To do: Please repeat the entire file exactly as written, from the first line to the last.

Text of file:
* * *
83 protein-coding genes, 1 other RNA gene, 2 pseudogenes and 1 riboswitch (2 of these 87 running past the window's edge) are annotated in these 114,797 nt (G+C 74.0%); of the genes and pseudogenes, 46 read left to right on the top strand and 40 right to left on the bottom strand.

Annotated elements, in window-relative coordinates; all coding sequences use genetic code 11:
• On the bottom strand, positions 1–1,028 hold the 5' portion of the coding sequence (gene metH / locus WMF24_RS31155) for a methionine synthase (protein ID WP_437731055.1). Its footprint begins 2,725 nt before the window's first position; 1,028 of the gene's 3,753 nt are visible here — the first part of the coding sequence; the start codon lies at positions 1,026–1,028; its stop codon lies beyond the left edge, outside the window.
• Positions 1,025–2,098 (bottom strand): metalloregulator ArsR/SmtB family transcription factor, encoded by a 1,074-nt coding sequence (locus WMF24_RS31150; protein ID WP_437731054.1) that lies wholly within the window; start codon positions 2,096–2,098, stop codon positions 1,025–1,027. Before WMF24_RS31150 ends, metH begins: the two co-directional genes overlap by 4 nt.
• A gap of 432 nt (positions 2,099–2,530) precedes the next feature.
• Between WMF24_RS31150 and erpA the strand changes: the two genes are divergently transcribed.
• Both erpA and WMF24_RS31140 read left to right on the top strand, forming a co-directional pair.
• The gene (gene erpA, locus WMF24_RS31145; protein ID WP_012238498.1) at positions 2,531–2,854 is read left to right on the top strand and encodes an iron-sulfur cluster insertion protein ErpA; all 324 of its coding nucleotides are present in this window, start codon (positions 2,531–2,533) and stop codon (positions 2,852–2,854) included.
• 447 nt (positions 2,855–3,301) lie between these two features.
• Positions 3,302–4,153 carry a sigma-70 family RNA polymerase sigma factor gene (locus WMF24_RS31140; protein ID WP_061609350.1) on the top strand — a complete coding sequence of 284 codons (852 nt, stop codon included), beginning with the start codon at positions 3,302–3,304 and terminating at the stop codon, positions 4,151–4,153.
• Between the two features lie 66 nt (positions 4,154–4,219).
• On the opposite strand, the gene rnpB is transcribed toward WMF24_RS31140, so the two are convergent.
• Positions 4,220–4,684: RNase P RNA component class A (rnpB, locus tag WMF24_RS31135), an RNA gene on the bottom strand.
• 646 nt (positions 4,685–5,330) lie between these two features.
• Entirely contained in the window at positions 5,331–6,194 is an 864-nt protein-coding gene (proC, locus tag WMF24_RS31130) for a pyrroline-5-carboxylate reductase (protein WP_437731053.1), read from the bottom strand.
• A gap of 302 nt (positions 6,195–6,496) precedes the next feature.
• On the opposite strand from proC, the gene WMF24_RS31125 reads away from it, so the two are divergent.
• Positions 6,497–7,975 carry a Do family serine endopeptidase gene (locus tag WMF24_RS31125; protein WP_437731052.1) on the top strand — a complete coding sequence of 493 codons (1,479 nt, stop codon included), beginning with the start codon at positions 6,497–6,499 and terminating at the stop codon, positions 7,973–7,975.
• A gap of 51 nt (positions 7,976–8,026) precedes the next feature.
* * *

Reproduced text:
83 protein-coding genes, 1 other RNA gene, 2 pseudogenes and 1 riboswitch (2 of these 87 running past the window's edge) are annotated in these 114,797 nt (G+C 74.0%); of the genes and pseudogenes, 46 read left to right on the top strand and 40 right to left on the bottom strand.

Annotated elements, in window-relative coordinates; all coding sequences use genetic code 11:
• On the bottom strand, positions 1–1,028 hold the 5' portion of the coding sequence (gene metH / locus WMF24_RS31155) for a methionine synthase (protein ID WP_437731055.1). Its footprint begins 2,725 nt before the window's first position; 1,028 of the gene's 3,753 nt are visible here — the first part of the coding sequence; the start codon lies at positions 1,026–1,028; its stop codon lies beyond the left edge, outside the window.
• Positions 1,025–2,098 (bottom strand): metalloregulator ArsR/SmtB family transcription factor, encoded by a 1,074-nt coding sequence (locus WMF24_RS31150; protein ID WP_437731054.1) that lies wholly within the window; start codon positions 2,096–2,098, stop codon positions 1,025–1,027. Before WMF24_RS31150 ends, metH begins: the two co-directional genes overlap by 4 nt.
• A gap of 432 nt (positions 2,099–2,530) precedes the next feature.
• Between WMF24_RS31150 and erpA the strand changes: the two genes are divergently transcribed.
• Both erpA and WMF24_RS31140 read left to right on the top strand, forming a co-directional pair.
• The gene (gene erpA, locus WMF24_RS31145; protein ID WP_012238498.1) at positions 2,531–2,854 is read left to right on the top strand and encodes an iron-sulfur cluster insertion protein ErpA; all 324 of its coding nucleotides are present in this window, start codon (positions 2,531–2,533) and stop codon (positions 2,852–2,854) included.
• 447 nt (positions 2,855–3,301) lie between these two features.
• Positions 3,302–4,153 carry a sigma-70 family RNA polymerase sigma factor gene (locus WMF24_RS31140; protein ID WP_061609350.1) on the top strand — a complete coding sequence of 284 codons (852 nt, stop codon included), beginning with the start codon at positions 3,302–3,304 and terminating at the stop codon, positions 4,151–4,153.
• Between the two features lie 66 nt (positions 4,154–4,219).
• On the opposite strand, the gene rnpB is transcribed toward WMF24_RS31140, so the two are convergent.
• Positions 4,220–4,684: RNase P RNA component class A (rnpB, locus tag WMF24_RS31135), an RNA gene on the bottom strand.
• 646 nt (positions 4,685–5,330) lie between these two features.
• Entirely contained in the window at positions 5,331–6,194 is an 864-nt protein-coding gene (proC, locus tag WMF24_RS31130) for a pyrroline-5-carboxylate reductase (protein WP_437731053.1), read from the bottom strand.
• A gap of 302 nt (positions 6,195–6,496) precedes the next feature.
• On the opposite strand from proC, the gene WMF24_RS31125 reads away from it, so the two are divergent.
• Positions 6,497–7,975 carry a Do family serine endopeptidase gene (locus tag WMF24_RS31125; protein WP_437731052.1) on the top strand — a complete coding sequence of 493 codons (1,479 nt, stop codon included), beginning with the start codon at positions 6,497–6,499 and terminating at the stop codon, positions 7,973–7,975.
• A gap of 51 nt (positions 7,976–8,026) precedes the next feature.